Xavi Drudis Ferran xdrudis at
Wed Mar 31 13:07:11 UTC 2010

That tabel of standards would be nice, but it may be more difficult to produce than it seems.

I'm running out of time, I hope it's ok to send my observations here...

> Open Standards are essential for interoperability and freedom of
> choice based on the merits of different software applications. They
> provide freedom from data lock-in and the subsequent vendor
> lock-in. This makes Open Standards essential for governments,
> companies, organisations and individual users of information
> technology. While Open Standards are generally agreed upon as a very
> important issue and goal, the definition of "Open Standard" is still
> somewhat controversial.

Is not that controversial, it's more like abused. I think open
standards are to software as democracy is to society. We achieve it in
varying degrees, we sacrify it too often in pursuit of misperceived
comfort and we suffer the consequences, we all know what it is about
but we could argue very long to define it very precisely, but we all
agree you shouldn't believe it's there in a particular case merely
because someone says so.

>    2. without any components or extensions that have dependencies on
> formats or protocols that do not meet the definition of an Open
> Standard themselves;

It's not very very clear whether this means any such extension you add
to the standard does not constitute part of the standard and such
extension should be avoided or once somebody adds such an extension to
an standard the standard cease to be open and the standard should be

>    3. free from legal or technical clauses that limit its utilisation
> by any party or in any business model;

Legally encumbered standards are often not encumbered by clauses in
the standard itself. And of course in places with software patents
legal encumbrances might even be submarine. This makes it difficult
to phrase this condition. On the other hands there might be fair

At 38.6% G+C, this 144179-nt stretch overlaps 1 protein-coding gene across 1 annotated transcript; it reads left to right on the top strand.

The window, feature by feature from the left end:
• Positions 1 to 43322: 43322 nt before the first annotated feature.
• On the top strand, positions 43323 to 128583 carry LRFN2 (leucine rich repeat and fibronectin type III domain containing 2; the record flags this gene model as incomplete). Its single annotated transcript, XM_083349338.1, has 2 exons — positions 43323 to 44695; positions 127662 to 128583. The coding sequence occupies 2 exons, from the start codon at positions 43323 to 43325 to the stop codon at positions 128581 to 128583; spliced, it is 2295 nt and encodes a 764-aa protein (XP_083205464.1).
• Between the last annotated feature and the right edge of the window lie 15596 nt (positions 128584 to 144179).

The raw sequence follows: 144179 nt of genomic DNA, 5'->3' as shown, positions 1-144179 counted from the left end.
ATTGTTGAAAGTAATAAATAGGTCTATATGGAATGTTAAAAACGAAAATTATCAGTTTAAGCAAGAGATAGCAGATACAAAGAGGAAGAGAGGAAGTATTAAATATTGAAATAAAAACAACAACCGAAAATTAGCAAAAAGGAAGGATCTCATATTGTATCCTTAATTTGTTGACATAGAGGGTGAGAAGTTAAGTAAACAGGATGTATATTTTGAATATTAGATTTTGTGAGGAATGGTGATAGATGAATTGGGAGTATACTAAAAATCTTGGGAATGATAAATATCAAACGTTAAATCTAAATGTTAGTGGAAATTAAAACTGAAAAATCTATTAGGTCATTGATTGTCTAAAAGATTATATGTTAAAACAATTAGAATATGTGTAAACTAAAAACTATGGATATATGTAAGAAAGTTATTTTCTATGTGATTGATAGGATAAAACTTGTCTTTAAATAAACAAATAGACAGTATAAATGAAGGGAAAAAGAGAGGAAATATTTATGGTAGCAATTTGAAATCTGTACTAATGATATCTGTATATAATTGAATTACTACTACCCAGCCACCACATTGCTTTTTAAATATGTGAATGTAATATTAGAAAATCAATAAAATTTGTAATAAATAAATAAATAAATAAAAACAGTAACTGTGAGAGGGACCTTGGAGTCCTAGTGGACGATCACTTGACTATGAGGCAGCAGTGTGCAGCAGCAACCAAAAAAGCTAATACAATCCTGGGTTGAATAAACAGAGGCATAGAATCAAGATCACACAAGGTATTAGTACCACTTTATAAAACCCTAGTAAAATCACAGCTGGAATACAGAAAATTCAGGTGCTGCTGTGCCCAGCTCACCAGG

limits to use (GPL ? trademarks not allowing to call an implementation
compliant if it isn't ?).

>    5. available in multiple complete implementations by competing
>       vendors, or as a complete implementation equally available to
>       all parties.

weak? "equally available" is enough ?

> Visible effects of Open Standards are that you can:
>     * Choose any operating system or application and still be able to read and edit all your old documents.
>     * Collaborate with others regardless of which software they are using.
>     * Use any software of your choice to interact with your government.

I agree this is hyperbolic, I'd write it more like

* Greater choice in operating system, hardware or application while still being able to read and edit your old documents.

* Greater possibilities to collaborate with others using different software (which becomes a right
when collaboration is required, like with governments)

* Greater reach by removing requirements to access your message

(interacting with governmetn isn't merely a case of interacting with others? )

>     * lower taxes as a result of more effective governmental IT
>       solutions that avoid the cost of lock-in

Already said. At least we shoudl allow democratic governments to chose
whether any saving go to increased coverages,services or quality or they go to
lower taxes.

> More information on Open Standards

There used to be a definition of Open Standards by IDABC that I liked.
I'm not sure it's still current, unfortunately... I don't know where to
find it right now.

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